The design and prototyping process is complicated further by the fact that we’re not just talking about one Cream T model.
“We decided early on that we had something with the design,” says Tim, “so we wanted to offer it with both the Relish pickup-swapping technology but also with conventional fixed pickups. We also wanted to differentiate between the models for the everyday player and what Billy wanted to fulfil his own stage requirements.
“So we essentially have two variants to the overall range: first, the more regular Standards and Customs; and then, second, the BFGT Customs [as in Billy F Gibbons and Thomas]. These will vary from the regular models with BFGT signature chambering, a single-piece Joe Glaser Music City Bridge ‘Stud Finder’ intonated wrapover, and binding on the body, neck and headstock. Also, the BFGT models have no toggle-switch pickup selector, just a volume for each pickup and one master tone control.”
Thomas explains the unusual control setup: “Billy mostly uses the bridge pickup and on his models he doesn’t want the toggle switch, just the three controls. He does use the neck pickup, but it’s so rare – that’s why we went with the controls you see on the prototype.”
The regular models will feature a pickup selector toggle switch but still have the dual-volume/master tone setup.
“When I meet up with the artists I’ve been working with, they are playing Les Pauls, Strats, Telecasters,” says Thomas, “and they come back to me saying they love their guitars, but if they only did this or they only had that it would make their jobs a lot easier. You have to remember these artists are playing so many gigs – pre-pandemic, of course! – when they’re in their normal touring mode and travelling all around the world. They have to deal with different temperatures, different humidities. One thing, though, a lot of Les Paul players really hate those four knobs! That’s the feedback I get: we only need three knobs [individual pickup volumes and a master tone]. But they love the Gibson Les Paul, of course!”
From Sketch To Stage
The prototype pictured in our studio photography here arrived just in time for our first gig in 10 months. It certainly achieves its ‘classic-looking’ aim. It’s a great weight (3.56kg/7.83lb) and feels like an old friend, though the non-toggle-switch style of the control layout won’t suit everyone.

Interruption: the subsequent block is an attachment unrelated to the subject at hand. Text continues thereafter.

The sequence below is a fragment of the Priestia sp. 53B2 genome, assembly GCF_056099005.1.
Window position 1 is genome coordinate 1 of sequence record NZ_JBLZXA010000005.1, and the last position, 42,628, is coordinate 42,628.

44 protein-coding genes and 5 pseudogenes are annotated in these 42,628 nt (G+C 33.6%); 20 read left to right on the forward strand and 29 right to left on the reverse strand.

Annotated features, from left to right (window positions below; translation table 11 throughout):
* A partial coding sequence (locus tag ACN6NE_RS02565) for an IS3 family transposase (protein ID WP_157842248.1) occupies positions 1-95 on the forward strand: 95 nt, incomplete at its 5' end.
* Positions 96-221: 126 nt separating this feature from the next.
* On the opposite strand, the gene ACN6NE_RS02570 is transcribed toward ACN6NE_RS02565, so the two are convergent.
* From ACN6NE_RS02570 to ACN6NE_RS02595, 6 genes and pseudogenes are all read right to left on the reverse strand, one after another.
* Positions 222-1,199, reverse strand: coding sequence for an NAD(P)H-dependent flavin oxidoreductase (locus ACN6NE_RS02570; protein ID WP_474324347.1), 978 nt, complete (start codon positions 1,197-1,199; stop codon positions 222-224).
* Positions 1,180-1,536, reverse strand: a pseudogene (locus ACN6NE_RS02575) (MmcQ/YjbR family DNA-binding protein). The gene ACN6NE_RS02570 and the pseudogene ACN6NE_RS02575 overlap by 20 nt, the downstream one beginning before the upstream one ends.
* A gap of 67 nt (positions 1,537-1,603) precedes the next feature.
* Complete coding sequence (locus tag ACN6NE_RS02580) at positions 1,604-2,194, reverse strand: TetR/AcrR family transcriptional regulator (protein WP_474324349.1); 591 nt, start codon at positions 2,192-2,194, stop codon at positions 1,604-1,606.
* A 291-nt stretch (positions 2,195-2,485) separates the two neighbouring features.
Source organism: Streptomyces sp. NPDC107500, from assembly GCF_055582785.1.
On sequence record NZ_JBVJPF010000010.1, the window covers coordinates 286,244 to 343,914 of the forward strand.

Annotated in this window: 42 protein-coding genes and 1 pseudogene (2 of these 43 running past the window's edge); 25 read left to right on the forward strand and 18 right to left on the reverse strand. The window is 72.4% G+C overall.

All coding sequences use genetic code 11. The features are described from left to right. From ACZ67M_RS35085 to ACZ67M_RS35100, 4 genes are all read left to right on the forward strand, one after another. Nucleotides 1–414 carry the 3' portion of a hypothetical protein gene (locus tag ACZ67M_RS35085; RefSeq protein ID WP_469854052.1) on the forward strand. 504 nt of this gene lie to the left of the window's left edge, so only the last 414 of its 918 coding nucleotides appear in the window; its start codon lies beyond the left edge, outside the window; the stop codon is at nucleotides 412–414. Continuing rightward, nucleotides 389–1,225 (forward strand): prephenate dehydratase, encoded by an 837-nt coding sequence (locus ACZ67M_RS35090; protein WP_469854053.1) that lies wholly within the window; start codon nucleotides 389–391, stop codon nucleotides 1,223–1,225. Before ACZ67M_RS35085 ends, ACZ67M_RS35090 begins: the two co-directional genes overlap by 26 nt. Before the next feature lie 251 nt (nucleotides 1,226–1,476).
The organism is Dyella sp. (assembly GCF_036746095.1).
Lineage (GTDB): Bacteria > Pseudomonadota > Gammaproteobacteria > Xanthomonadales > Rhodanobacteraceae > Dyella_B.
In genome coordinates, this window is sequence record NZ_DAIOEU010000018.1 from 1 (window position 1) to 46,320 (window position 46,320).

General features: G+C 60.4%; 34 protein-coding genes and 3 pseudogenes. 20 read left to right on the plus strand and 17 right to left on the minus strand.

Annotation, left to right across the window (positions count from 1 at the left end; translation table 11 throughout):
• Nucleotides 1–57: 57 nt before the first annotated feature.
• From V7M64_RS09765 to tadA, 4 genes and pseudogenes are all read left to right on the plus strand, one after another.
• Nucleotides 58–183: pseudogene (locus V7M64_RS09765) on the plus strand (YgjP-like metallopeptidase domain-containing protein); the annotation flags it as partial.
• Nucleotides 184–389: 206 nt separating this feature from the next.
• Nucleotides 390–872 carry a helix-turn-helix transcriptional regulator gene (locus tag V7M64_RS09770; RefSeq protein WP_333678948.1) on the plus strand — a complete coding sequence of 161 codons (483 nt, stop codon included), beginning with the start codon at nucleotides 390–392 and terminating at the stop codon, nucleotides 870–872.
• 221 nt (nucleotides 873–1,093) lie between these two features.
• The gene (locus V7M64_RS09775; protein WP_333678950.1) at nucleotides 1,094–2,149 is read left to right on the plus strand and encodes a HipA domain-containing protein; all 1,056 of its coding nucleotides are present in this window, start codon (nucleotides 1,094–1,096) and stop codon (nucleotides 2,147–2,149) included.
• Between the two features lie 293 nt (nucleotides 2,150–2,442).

“The guitar you currently have there is a kind of diamond in the rough,” Leigh reminds us when we chat, post-gig. “It has the feel and aesthetic of what we are aiming for, but is in need of some subtle refinement… as I’m sure you agree!”
We send off a list of ‘random thoughts’ on the prototype to Tim and Thomas, most of which they’re in agreement with and have already been noted for the third prototype. But, overall, it’s that classic look and feel that impresses us – and unlike some of Billy’s previous custom designs, this is a fur-free zone and doesn’t spontaneously start to rotate mid-song!
“My dad said something similar,” says Thomas. “He’s a guitar player and if he’s going to play a guitar it has to be an ES-335 shape, a Telecaster shape, a Strat or a Les Paul. He was very worried that I was going to be involved in designing a ‘new’ guitar. He said, ‘Oh no, I will never buy it!’ And that did inform the guitar we came up with. I told Billy the story and he said, ‘Okay, let’s take a classic design and tweak it a bit.’
“When we had the first prototype ready I took a picture of it and sent it off to my dad,” Thomas continues. “His response? ‘Wow, I want one!’ He’s a very conservative vintage-guitar man, but he actually likes this one. That was my test. I said, ‘Do you think very conservative vintage guitar players will like this?’ He said, ‘Yes!’ You still have this vintage design when you look at it – it’s tweaked, but it’s there.”
“A lot of Les Paul players hate those four knobs! We only need three knobs” Thomas Nilsen
While you’ve been reading this, prototype #3 is already being evaluated. Cream T guitars are set to go into production in September 2021 and are expected to retail from £1,999 for the regular models and from £3,499 for the BFGT models. Of course, we’ll bring you the exclusive first review… as soon as the paint is dry!